You have spent several months helping your client search for homes. The happy couple has found a house they like and want to make an offer. During your research, you remember to take a look at the floodplain map and find that the house is partially in the 100-year floodplain…oh no 🙁
Flood map analysis
As you can see from the image, the house at the top is not located in the 100-year floodplain. However, it is very close the floodplain, and a lender may require a buyer to purchase a Preferred Risk Flood Insurance Policy.
The house in the middle appears to also be out of the critical 100-year floodplain, and may be partially touched by the 500-year floodplain. The owner of this house, if they have a federally backed mortgage, may also be required to purchase a Preferred Risk Flood Insurance Policy.
At the bottom of the image is the final house. It is fully covered in pink, which means it is definitely in the 500-year floodplain. However, if you look closely, a corner of the house is in the 100-year floodplain (see the blue arrow in the image below). I know it is hard to see, but it is there!
Time for the elevation certificate
If you read my earlier post titled: “The Early Bird Realtor Gets the Floodplain LOMA“, I step through the basics of the Letter of Map Amendment or LOMA. To acquire a LOMA, you will need a licensed Surveyor to create an Elevation Certificate (EC) for the structure on your property. Once you have the Elevation Certificate, it will help your lender and insurance agent determine if you need flood insurance, and if you do, that your premium reflects your risk level. This is because your insurance premium is based on your elevation in comparison to the 100-year floodplain level.
Check out this FEMA fact sheet called the “Homeowner’s Guide to Elevation Certificates” for more information.
Parts of an Elevation Certificate
Section A of the EC has general information about the structure, such as address, size,use, etc. I commonly see errors on this part of the EC in A7 (building diagram number) and in A8, where information about flood openings is provided.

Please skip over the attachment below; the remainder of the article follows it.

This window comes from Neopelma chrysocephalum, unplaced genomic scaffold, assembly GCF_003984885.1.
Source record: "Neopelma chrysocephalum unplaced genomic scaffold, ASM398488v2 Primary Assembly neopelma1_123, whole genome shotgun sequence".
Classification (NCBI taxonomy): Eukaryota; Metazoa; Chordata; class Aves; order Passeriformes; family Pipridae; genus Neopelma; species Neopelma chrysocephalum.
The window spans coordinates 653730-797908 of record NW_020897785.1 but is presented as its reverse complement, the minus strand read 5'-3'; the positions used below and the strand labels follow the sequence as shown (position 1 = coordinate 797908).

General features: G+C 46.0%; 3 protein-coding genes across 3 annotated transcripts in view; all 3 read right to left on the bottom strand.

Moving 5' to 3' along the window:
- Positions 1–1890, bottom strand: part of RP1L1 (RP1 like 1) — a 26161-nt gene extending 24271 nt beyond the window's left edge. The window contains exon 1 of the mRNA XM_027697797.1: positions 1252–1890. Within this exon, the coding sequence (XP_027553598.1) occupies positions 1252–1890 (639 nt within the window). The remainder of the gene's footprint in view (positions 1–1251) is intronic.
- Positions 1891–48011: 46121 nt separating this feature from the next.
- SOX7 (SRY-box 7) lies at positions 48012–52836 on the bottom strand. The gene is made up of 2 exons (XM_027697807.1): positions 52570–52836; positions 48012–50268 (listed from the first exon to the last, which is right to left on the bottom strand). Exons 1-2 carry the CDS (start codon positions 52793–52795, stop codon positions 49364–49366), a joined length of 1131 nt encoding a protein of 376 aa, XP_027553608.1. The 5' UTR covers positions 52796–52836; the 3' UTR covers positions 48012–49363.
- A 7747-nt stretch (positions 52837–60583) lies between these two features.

Section B lists the information about the FIRM used.
Section C is where the elevation data is listed. This is the part of the EC that has a number of details and accuracy is required. I commonly see errors in C1 (the LOMA needs the “finished construction”, not “proposed”). I also find occasional errors in C2.
Section D is where the licensed Surveyor signs off,
There are some other sections to the form where photos can be added etc., but the front page of the EC is where the majority of the excitement takes place.
The City of Jeffersonville, nor the Town of Clarksville, pays for an Elevation Certificate of an individual’s private property. We are definitely willing to assist residents with the process to the best of our ability. If we have an EC on file, we will certainly give it to the property owner. However, Elevation Certificates are not required, so we only receive them sporadically.
The flood finale
I hope that you can see how difficult it is to determine the risk of the third (bottom) house in the image I used with the arrow. It is possible that an Elevation Certificate can be acquired for that structure which shows that the corner of it is not in the 100-year floodplain. The reverse is also feasible and the EC will validate the need for flood insurance.
In the end, if you can get a LOMA, you may be possibly saving your client a significant amount of money. If you can work the financial part of the deal, have someone pay a licensed Surveyor to take a look.